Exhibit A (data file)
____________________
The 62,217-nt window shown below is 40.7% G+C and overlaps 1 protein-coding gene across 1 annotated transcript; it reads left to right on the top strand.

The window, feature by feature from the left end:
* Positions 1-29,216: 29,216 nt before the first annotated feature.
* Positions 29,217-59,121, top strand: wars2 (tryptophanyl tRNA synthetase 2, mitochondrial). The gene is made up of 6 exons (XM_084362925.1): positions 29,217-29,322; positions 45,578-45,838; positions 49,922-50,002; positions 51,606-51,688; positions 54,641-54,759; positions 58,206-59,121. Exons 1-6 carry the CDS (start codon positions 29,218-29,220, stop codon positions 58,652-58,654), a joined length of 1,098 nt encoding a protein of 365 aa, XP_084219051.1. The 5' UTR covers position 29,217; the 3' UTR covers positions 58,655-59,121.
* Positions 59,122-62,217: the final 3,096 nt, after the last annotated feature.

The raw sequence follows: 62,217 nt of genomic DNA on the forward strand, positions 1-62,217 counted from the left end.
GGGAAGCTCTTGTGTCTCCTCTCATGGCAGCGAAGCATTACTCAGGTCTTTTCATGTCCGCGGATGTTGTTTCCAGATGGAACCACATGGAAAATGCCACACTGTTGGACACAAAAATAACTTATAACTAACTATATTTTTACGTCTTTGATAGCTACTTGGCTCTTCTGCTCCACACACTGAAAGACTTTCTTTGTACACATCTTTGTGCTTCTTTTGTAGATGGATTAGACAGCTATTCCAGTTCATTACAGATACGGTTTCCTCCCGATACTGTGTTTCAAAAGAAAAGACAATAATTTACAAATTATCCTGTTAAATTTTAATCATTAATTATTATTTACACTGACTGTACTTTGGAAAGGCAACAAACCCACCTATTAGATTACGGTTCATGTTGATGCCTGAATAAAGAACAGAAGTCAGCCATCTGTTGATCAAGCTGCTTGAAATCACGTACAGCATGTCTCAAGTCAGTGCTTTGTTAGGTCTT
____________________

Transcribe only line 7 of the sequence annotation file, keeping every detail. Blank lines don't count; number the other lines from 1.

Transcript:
GGGAAGCTCTTGTGTCTCCTCTCATGGCAGCGAAGCATTACTCAGGTCTTTTCATGTCCGCGGATGTTGTTTCCAGATGGAACCACATGGAAAATGCCACACTGTTGGACACAAAAATAACTTATAACTAACTATATTTTTACGTCTTTGATAGCTACTTGGCTCTTCTGCTCCACACACTGAAAGACTTTCTTTGTACACATCTTTGTGCTTCTTTTGTAGATGGATTAGACAGCTATTCCAGTTCATTACAGATACGGTTTCCTCCCGATACTGTGTTTCAAAAGAAAAGACAATAATTTACAAATTATCCTGTTAAATTTTAATCATTAATTATTATTTACACTGACTGTACTTTGGAAAGGCAACAAACCCACCTATTAGATTACGGTTCATGTTGATGCCTGAATAAAGAACAGAAGTCAGCCATCTGTTGATCAAGCTGCTTGAAATCACGTACAGCATGTCTCAAGTCAGTGCTTTGTTAGGTCTT